Year GOP DEM Others
2020 42.22% 17,313 56.12% 23,039 1.71% 701
2016 43.30% 15,934 50.99% 18,763 5.70% 2,099
2012 37.20% 13,008 61.16% 21,388 1.64% 574
2008 37.72% 13,981 60.76% 22,520 1.51% 561
2004 40.95% 14,471 57.54% 20,331 1.51% 532
2000 31.00% 10,420 63.09% 21,204 5.90% 1,984
1996 26.71% 9,098 61.37% 20,901 11.92% 4,059
1992 31.45% 12,450 46.96% 18,589 21.59% 8,549
1988 46.33% 17,129 53.32% 19,711 0.35% 128

The Rhode Island Department of Corrections has its headquarters and its adult prison facilities in Cranston.[35] The Rhode Island Department of Children, Youth & Families operates the Rhode Island Training School (RITS), a juvenile correctional facility, in Cranston. The Rhode Island Division of Motor Vehicles is headquartered in Cranston.[36]

The City of Cranston operates under a mayor-council form of government. General city elections are held on the first Tuesday next after the first Monday in November in even-numbered years.[37] Terms for elected officials begin on the first Monday in January of the year following their election.[38] The City Council consists of nine members: six representing each of the City wards, and three city-wide representatives. Council members are elected to a two-year term, and are limited to five consecutive two-year terms.[39] The current Cranston city council president is Jessica M. Marino, a city-wide representative and first woman to hold the office.[40] Ward 1 Councilmember Lammis J. Vargas is the Vice President. The council elected for the 2023-2025 term had a 5-4 Democratic majority, but, after a special election to replace a vacated GOP seat, the council achieved a 6-3 Democratic majority.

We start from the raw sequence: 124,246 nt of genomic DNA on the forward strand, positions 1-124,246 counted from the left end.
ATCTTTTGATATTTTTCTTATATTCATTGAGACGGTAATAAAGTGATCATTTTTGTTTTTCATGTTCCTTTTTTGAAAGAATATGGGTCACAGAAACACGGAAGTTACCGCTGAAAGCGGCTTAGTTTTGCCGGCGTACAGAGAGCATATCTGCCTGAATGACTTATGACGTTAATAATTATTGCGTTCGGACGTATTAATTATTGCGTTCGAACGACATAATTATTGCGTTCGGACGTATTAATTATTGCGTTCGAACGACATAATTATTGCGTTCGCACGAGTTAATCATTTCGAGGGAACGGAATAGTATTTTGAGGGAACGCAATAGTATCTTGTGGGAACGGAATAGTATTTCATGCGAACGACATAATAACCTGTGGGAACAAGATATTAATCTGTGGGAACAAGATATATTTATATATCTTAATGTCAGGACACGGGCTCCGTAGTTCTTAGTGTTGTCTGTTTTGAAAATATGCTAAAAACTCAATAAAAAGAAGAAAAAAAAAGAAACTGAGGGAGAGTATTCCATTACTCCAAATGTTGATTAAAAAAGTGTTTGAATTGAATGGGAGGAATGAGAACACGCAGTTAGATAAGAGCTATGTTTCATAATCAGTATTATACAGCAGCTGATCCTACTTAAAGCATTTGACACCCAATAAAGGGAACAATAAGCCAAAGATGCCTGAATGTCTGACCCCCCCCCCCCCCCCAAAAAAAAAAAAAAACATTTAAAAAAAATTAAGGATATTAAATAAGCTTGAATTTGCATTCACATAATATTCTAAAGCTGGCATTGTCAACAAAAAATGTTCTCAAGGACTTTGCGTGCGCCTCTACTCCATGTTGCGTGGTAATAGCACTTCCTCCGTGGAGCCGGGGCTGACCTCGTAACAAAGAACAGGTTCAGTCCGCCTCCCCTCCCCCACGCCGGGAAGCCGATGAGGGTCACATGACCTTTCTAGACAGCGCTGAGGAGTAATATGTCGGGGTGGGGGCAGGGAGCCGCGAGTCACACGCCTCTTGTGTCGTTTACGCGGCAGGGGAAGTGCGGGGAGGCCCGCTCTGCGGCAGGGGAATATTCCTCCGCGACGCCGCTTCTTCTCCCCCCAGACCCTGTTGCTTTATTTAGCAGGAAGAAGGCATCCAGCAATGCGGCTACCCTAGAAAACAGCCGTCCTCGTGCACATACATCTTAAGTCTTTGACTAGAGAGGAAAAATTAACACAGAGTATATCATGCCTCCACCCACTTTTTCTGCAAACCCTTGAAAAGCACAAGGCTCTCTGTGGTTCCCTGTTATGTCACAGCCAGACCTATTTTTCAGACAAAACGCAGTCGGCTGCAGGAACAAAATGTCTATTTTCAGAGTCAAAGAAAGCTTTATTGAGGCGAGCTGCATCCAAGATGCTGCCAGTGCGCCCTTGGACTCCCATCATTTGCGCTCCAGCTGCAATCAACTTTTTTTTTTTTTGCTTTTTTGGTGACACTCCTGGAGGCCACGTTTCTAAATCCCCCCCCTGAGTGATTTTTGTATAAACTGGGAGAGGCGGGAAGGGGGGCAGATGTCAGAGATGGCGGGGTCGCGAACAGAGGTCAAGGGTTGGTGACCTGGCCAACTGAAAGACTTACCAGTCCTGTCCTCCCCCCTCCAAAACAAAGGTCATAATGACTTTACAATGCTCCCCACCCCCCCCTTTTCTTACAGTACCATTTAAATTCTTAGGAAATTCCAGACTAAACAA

The current mayor, Kenneth J. Hopkins, was sworn in on January 4, 2021, following his election to a four-year term in November 2020. Hopkins succeeded Mayor Allan Fung, the state's first Asian-American mayor, who served four terms from 2009 to 2021. As of 2012, mayors may be elected to no more than two consecutive four-year terms.[39]

In the Rhode Island Senate, Cranston is split into four senatorial districts, all represented by Democrats: Frank S. Lombardi (District 26), Hanna M. Gallo (District 27), Joshua Miller (District 28), and Matthew LaMountain (District 31). The city is divided into all or parts of nine Rhode Island House of Representatives districts, including Districts 14, 15, 16, 17, 18, 19, 20, 41, and 42. At the federal level, Cranston is a part of Rhode Island's 2nd congressional district and is currently represented by Democrat Seth Magaziner.

In presidential elections, Cranston is reliably Democratic, as no Republican presidential nominee has won the city in over three decades.

Education

[edit]

The school district is Cranston School District.[41]